1. An issued search warrant is presumptively valid thus the accused bears the onus of demonstrating its invalidity.  (Para. 6)
  2. A constitutionally valid search must be based on reasonable and probable grounds.  The reasonable and probable grounds standard does not require a finding that the relevant conclusions are more probable than not.  (Para. 7)
  3. To determine whether there are reasonable and probable grounds the officer must on a subjective basis honestly believe that they have reasonable probable grounds to believe that an offence is occurring and that what is being sought is evidence that will be found at the place to be searched.  If the affiant does not actually believe that the search warrant is invalid.  This first inquiry is the “subjective” component of the reasonable and probable grounds standard. (Para. 10)
  4. The second part of the inquiry is the “objective” component which requires that the affiant’s belief that they have reasonable probable grounds must be supported by enough information to enable a reasonable person to come to the same conclusion.  (Para. 10)
  5. Not only must there be “reasonable and probable grounds” as described before a warrant can issue, those grounds must also be demonstrated to the issuing Justice.  (Para. 11)
  6. During a review of the validity of a warrant that has been issued, the reasonable and probable grounds standards are to be evaluated by the reviewing Judge with deference.  This is because the legal responsibility for issuing the warrant belongs, in law, to the judicial officer who has been called upon to issue the warrant.  As such, the standard on review is not whether the reviewing Judge would have found the relevant “RPG” on the basis of the information before the reviewing Justice.  The ultimate issue is whether the issuing Justice could reasonably find the grounds to be sufficient. (Para. 12)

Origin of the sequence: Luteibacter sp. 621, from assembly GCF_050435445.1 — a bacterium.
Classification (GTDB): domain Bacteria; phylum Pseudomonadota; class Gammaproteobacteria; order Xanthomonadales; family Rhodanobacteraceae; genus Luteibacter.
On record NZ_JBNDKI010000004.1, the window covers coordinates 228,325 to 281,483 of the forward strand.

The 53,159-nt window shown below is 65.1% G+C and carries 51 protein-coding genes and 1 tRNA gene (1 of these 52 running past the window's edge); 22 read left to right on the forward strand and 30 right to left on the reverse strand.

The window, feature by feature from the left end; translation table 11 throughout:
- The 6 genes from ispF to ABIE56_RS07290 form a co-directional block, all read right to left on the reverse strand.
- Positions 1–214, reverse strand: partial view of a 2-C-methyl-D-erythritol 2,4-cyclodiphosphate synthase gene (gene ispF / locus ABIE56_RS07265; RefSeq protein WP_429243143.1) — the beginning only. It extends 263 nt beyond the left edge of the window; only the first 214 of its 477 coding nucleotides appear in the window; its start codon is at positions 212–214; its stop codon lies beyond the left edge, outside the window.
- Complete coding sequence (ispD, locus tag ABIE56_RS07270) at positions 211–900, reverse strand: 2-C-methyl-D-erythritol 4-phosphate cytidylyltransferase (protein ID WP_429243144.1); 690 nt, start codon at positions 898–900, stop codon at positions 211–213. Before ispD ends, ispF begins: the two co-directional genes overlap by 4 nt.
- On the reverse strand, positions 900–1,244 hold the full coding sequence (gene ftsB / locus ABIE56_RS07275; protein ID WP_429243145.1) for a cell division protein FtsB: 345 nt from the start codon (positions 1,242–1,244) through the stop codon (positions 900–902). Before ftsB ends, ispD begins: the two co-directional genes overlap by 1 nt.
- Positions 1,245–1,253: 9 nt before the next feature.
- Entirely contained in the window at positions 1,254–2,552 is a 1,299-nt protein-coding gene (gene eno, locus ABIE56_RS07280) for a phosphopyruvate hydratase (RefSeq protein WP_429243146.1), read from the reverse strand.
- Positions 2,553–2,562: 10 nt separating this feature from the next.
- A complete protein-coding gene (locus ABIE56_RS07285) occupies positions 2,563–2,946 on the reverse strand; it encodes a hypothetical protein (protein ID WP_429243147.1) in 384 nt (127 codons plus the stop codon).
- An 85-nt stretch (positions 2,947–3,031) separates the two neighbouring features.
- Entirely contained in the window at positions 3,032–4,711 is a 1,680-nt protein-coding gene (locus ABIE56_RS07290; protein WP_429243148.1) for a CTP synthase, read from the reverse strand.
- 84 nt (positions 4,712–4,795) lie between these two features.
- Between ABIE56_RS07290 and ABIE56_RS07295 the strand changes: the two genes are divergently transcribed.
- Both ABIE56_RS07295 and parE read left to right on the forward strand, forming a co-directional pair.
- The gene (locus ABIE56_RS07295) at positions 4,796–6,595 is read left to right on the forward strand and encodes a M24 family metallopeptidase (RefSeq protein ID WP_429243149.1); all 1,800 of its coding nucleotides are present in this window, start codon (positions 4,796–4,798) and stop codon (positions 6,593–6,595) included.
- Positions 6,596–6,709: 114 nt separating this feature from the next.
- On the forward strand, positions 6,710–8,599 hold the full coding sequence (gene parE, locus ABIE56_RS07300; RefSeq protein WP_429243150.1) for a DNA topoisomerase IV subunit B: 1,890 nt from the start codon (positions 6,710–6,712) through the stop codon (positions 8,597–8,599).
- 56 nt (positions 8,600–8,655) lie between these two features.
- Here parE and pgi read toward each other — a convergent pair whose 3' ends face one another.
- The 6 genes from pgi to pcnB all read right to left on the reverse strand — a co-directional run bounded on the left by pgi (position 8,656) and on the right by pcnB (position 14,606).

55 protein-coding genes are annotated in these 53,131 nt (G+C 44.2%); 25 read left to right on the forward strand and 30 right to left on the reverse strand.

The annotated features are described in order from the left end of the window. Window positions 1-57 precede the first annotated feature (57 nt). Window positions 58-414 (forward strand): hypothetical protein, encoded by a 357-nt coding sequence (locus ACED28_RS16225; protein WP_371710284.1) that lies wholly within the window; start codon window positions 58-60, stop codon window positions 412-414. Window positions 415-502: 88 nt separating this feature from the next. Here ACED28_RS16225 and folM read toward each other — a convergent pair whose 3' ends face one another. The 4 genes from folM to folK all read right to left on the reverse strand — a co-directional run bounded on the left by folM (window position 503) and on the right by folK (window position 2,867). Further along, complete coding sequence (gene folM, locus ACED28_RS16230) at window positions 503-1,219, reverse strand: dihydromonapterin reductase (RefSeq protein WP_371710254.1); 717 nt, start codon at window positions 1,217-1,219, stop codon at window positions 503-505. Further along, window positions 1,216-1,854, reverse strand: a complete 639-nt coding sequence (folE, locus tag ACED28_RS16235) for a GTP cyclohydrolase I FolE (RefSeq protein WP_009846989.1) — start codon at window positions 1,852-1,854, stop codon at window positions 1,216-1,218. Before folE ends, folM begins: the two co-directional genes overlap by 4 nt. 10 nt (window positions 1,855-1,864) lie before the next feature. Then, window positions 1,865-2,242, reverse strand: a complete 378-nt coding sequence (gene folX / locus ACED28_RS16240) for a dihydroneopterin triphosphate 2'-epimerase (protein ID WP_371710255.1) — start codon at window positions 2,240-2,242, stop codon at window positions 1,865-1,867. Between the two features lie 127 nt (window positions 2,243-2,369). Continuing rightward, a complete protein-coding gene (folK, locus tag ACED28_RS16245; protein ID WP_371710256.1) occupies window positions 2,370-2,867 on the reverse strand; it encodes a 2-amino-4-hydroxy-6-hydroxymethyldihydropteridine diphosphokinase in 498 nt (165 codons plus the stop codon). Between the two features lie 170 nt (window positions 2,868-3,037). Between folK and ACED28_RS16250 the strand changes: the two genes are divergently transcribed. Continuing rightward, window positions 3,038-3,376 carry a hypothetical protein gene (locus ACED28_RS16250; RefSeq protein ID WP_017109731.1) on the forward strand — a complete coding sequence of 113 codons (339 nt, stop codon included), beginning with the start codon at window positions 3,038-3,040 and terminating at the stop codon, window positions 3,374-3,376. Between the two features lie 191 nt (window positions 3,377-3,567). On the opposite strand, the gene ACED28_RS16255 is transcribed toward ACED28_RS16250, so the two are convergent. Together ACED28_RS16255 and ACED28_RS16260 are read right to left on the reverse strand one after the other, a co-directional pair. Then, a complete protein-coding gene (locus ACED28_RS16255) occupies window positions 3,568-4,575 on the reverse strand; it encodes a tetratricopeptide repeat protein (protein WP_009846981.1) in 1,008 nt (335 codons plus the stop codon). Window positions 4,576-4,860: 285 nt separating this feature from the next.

7. The law does provide however for an amendment of the record by the removal of information or the amplification of that record with additional information. (Para. 13)
  8. What the reviewing Judge must ultimately determine is whether on the affidavit as a whole given the quality of the information consulted, the Justice could properly have been satisfied that the warrant should issue.


The only information the officer had to support the notion that a criminal offence had been committed came from the two CIs.  There was no surveillance of Mr. Parks or any other investigation conducted into the reliability of the information provided by the CIs.  Little information was provided on what was stated by the CIs nor is it known whether CI #1 had primary or secondary information.

In the affidavit, the officer stated that CI #1 had previously provided information in two separate investigations where a handgun was found.  CI #1 also assisted with two ongoing firearms investigations and provided the police with information leading to three CDSA search warrants in which there were seizures and arrests made.  The ITO stated that CI #1 had a criminal record with no convictions for perjury or treason.  The court was concerned with the lack of information provided about CI #1.  It was unclear what were the circumstances of the information being provided was nor why CI #1 may be motivated to help police.  The court stated at para. 43:  There is a real paucity of information from CI #1, and there is such a lack of detail that it is objectively difficult to evaluate on an objective basis how this information can support objectively the reasonable and probable grounds”.